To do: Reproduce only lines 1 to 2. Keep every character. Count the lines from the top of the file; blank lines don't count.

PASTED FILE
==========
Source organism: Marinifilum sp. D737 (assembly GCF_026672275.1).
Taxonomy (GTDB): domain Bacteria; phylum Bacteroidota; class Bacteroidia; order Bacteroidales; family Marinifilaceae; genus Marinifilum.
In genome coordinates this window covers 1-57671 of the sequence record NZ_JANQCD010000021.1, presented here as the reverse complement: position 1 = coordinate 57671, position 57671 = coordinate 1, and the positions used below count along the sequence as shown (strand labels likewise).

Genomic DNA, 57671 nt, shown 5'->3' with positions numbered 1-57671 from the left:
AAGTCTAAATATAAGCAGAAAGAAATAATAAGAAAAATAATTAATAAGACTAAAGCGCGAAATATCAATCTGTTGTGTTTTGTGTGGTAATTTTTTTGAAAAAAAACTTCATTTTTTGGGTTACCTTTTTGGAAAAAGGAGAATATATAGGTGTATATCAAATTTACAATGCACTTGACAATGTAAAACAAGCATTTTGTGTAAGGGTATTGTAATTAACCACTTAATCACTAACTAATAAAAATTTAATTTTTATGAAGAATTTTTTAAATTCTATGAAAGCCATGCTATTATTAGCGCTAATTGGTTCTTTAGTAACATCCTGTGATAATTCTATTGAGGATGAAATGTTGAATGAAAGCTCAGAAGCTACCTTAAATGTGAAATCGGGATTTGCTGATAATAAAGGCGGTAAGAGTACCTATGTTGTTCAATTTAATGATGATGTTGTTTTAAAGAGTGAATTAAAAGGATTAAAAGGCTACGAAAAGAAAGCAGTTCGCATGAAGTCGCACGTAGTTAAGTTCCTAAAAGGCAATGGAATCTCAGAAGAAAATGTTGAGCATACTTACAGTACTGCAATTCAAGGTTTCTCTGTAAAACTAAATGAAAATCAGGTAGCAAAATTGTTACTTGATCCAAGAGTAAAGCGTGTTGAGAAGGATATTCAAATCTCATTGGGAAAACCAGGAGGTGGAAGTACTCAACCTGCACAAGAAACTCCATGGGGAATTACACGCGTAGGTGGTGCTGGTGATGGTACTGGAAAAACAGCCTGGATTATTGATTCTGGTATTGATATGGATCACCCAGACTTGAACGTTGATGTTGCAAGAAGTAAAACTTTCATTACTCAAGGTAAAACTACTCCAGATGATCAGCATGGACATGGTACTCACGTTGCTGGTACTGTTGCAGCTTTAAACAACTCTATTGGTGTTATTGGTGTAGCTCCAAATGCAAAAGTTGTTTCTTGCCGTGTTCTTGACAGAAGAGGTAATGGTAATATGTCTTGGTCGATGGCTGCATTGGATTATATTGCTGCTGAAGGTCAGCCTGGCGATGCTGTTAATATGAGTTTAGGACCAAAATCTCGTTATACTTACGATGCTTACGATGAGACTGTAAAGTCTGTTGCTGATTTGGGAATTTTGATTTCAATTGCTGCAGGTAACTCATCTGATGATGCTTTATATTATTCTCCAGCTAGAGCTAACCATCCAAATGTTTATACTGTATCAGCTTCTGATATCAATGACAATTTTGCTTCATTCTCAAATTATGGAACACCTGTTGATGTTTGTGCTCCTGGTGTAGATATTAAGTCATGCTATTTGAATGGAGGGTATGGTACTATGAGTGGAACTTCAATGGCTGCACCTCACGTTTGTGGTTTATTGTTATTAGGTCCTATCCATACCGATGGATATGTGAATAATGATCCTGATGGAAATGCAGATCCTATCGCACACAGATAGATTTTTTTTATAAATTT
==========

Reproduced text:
Source organism: Marinifilum sp. D737 (assembly GCF_026672275.1).
Taxonomy (GTDB): domain Bacteria; phylum Bacteroidota; class Bacteroidia; order Bacteroidales; family Marinifilaceae; genus Marinifilum.